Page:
Boris Johnson hopes to return to Parliament once more. 2015 could be his year.
No one is quite sure how the 2015 general election will play out. Polls suggest that the top position could either be taken by Labour or the Conservatives. UKIP are likely to come third in terms of their share of the vote, but could fall short of getting a decent number of seats. The Liberal Democrats are to lose seats, but no one’s sure how many, and the SNP are likely to make gains in Scotland.
But one thing is for sure, either Ed Miliband or David Cameron will become Prime Minister. If the latter fails to win and the former leads his party to victory and takes Number Ten then Boris Johnson’s moment could arrive, that is if Johnson wins in Uxbridge and South Ruislip.
A Conservative loss would trigger a leadership election, which would likely see Boris Johnson, Theresa May and perhaps George Osbourne and others enter the fray.
A recent YouGov poll suggests that Boris – the current mayor of London – is on track to become the next Tory leader. Amongst Conservative voters he is on 47%, compared to Theresa May’s 37%. A win for Johnson will see him take further steps towards becoming Prime Minister.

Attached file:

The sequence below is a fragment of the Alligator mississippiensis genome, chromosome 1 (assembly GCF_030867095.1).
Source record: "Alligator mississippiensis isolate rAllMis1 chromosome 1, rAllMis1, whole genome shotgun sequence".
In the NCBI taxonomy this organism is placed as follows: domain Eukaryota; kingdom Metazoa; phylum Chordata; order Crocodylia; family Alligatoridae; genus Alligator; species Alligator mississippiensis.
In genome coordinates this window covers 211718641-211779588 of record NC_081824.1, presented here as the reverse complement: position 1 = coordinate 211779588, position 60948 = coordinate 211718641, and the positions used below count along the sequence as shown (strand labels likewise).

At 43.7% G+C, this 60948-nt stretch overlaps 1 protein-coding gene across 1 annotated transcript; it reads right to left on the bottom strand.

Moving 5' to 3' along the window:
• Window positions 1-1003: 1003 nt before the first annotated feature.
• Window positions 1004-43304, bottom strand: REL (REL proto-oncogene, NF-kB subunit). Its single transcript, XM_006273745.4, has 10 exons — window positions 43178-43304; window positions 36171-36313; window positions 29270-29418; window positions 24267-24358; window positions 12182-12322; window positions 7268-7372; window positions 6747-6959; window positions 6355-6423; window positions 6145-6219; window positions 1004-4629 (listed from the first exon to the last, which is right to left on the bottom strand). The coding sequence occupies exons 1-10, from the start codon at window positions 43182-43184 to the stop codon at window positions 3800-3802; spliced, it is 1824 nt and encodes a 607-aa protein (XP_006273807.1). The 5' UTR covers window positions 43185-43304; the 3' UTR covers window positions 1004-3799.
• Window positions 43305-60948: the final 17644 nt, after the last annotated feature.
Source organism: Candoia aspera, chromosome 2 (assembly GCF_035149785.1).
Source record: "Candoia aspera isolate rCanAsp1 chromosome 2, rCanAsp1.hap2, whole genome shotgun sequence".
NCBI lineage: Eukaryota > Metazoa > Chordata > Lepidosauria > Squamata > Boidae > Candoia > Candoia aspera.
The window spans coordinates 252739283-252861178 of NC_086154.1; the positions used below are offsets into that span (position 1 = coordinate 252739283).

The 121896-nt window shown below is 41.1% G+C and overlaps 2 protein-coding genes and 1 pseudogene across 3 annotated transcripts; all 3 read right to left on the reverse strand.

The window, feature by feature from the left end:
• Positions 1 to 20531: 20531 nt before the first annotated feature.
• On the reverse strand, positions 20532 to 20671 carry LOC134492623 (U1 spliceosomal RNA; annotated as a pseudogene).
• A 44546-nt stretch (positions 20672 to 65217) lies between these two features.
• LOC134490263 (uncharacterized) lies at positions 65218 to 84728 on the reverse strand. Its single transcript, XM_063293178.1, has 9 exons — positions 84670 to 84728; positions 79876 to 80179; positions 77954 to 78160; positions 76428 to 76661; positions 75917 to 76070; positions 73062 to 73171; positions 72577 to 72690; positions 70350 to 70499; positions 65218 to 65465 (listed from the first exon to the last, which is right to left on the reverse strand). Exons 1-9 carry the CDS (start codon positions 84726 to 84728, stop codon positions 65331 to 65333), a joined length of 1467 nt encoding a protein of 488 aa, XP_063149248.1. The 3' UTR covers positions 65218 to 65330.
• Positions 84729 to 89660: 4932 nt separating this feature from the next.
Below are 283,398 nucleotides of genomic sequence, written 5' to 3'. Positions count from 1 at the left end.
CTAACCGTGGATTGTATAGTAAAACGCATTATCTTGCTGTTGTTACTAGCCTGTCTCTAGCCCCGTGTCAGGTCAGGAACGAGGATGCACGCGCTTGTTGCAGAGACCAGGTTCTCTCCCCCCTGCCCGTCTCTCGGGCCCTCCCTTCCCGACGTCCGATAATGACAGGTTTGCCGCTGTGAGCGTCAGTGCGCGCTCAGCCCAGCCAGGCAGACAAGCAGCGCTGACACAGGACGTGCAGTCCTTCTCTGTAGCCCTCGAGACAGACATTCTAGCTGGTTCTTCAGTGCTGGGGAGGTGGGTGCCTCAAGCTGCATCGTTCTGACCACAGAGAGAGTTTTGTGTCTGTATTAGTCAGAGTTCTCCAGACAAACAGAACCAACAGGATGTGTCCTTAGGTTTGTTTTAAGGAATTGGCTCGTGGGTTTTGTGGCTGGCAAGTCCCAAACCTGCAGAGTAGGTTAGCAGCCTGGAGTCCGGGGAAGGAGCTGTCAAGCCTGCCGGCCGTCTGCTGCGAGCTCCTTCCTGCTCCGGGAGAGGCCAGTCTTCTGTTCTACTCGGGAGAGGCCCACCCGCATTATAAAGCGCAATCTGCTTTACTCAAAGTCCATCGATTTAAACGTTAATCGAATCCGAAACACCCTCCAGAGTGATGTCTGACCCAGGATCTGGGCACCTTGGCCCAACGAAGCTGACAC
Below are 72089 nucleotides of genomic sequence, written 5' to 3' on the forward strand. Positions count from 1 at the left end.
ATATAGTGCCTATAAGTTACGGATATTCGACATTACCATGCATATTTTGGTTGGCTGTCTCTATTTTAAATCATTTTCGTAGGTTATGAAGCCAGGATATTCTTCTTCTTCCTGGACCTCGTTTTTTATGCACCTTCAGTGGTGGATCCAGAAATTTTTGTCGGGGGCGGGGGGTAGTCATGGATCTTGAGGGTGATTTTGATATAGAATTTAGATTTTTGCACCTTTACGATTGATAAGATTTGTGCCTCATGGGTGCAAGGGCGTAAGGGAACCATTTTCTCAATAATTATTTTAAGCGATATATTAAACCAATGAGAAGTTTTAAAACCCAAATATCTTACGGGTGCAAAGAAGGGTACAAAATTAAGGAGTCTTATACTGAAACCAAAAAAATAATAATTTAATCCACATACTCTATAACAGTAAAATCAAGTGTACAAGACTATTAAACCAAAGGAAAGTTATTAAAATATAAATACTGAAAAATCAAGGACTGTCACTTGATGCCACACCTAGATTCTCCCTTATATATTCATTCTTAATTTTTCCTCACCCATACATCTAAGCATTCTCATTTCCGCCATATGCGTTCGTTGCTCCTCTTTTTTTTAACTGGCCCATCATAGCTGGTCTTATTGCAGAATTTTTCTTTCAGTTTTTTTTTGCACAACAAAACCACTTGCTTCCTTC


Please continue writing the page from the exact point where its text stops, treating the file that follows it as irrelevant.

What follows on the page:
If Johnson becomes leader then there are two paths he could walk. One will see him waiting until 2020 for the next election to become Prime Minister; the other could see him take his prize earlier.
2015 is likely to return a hung parliament, one more fractured, colourful and confusing than the one in 2010. The main reason for this is that a collapse in the Liberal Democrat vote share and seats could make it impossible for a coalition to be formed with just two parties. Three might be needed, or some sort of confidence and supply minority government could be build. If Labour lead this future coalition then it is likely to suffer from more divisiveness and infighting than our current coalition.
Such divisiveness could lead to a snap election, giving Johnson, or another Tory leader, the opportunity to become Prime Minister.
A lot of things are needed for this situation to arise, but Johnson has the determination to lead and 2015 is likely to produce a very different parliament to one we have seen before. However, a poll by Conservative Home put Theresa May ahead of Boris Johnson in a hypothetical leadership race so he will face challenges on the road to leadership.
In a couple of years, Boris Johnson could be Prime Minister.
2015 could just be his year.
Does Boris Johnson have what it takes to lead the Conservative party in the event of his party losing the general election next year? Or could Theresa May end up on top?